David A.R. White (Jerusalem Countdown, Me Again), Victoria Jackson (Saturday Night Live), Reginald VelJohnson (Family Matters, Die Hard), Jackee Haley (Sister, Sister & 227) and Ray Wise (Twin Peaks) star in this heartwarming fish out of water comedy about an associate pastor at a rich mega church in California who finds himself the pastor of poor African American church in the worst neighborhood in Atlanta.
James White (White) is one of dozens of associate pastors at a rich mega church in Southern California under the tutelage of television evangelist Johnny Kingman (Wise). He always longed to have his own church and jumps at the opportunity to become pastor of the impoverished Divine Faith Apostolic Church in Atlanta. His wife and two children aren’t very enthusiastic about his assignment. Neither is the congregation itself, but they will have learn to trust each other and pull together to save the church from a corrupt banker anxious to foreclose. It will take a musical miracle, supplied by BeBe Winans himself, to save them all in this heartfelt, family-friendly comedy.
“Brother White” is funny and yet meaningful and is a good watch! I found myself smiling and laughing as I watched it. David A.R. White has fun with the material, which is a story about a young minister who leaves the mega-church where he is something like the 12th assistant pastor, to pastor a small church in Atlanta. Some recognizable stars pop up in it, and ultimately Bro. White learns that making a small difference is, in some ways, making a big difference.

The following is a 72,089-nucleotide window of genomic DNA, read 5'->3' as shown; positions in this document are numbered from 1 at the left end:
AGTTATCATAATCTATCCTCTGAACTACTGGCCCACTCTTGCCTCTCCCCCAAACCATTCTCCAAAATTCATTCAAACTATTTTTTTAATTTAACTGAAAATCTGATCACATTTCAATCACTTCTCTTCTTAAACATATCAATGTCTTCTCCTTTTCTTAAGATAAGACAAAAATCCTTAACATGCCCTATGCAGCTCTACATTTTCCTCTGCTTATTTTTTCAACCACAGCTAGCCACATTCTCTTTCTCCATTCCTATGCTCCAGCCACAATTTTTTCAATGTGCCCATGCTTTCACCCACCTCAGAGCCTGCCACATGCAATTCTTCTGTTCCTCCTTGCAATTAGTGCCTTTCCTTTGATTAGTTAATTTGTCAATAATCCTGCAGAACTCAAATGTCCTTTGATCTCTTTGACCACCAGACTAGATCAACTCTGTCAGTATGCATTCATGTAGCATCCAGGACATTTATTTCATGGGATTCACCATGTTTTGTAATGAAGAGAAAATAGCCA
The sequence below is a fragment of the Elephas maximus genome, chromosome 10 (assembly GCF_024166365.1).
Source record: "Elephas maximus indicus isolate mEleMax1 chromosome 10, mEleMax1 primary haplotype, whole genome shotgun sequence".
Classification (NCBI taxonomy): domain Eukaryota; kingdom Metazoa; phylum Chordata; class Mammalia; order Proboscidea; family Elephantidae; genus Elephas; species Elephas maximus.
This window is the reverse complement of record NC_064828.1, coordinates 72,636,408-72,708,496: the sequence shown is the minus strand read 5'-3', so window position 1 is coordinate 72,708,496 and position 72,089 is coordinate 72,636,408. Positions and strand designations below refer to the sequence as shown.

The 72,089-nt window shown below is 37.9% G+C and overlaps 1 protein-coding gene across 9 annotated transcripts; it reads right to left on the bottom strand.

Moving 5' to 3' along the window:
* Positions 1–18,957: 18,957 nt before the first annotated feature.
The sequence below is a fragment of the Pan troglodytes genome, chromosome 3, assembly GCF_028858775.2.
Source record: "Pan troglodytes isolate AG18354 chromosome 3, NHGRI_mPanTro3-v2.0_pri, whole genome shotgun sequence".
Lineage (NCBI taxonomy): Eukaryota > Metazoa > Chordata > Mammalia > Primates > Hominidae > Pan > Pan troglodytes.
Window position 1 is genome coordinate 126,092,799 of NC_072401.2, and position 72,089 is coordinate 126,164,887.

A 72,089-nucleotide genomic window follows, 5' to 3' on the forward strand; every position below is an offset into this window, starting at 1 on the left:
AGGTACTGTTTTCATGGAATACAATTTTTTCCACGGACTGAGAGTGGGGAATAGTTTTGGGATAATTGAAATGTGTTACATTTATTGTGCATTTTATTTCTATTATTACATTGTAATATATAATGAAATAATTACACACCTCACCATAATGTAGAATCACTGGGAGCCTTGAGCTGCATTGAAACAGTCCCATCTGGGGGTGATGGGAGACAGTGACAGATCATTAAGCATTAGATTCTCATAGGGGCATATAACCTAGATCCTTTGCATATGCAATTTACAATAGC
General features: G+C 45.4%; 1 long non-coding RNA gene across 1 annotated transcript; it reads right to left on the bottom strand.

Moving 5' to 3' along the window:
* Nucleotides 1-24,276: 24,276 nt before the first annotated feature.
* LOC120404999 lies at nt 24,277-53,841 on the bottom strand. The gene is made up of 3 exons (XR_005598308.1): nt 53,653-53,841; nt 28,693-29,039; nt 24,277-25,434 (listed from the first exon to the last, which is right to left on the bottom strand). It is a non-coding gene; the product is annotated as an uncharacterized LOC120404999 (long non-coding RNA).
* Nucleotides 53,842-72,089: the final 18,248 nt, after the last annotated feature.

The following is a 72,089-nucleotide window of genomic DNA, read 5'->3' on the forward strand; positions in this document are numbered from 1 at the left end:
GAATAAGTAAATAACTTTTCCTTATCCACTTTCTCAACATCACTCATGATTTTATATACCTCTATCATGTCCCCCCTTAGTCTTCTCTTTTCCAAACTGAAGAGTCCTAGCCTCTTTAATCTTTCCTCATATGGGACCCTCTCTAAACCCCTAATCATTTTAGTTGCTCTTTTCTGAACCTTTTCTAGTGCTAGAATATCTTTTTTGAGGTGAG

The movie begins with Brother White teaching kids in Sunday school, the story of Noah and the ark. One kid hypothesizes that all the people drowned and were floating corpses in the water. Bro. David is horrorfied as some of the kids’ comments get around the church. He is soon offered the job in Atlanta, and not many of his peers believe he will be successful. But he reaches out to the homeless and various people in Atlanta and soon gets a big-time gospel singer to show up at a fundraiser to make a payment on the building or they will be in danger of losing it. The film features plenty of humor to keep the dramatic parts from getting too serious, such as when Lily White is introduced to a black man who, upon hearing her last name, says “Yeah, you’re telling me!” It is all in good fun and it is good to see the light skinned pastor get along well with his members who are mostly African American. The film promotes good relationships with people of various backgrounds and color.
Ultimately, Brother White is offered a very nice set-up to return to the mega-church in L.A. and he has to decide if staying in Atlanta, in fact, makes the most sense. We are happy to award “Brother White” five Doves. Yes, it’s that good. Enjoy this one with your family soon!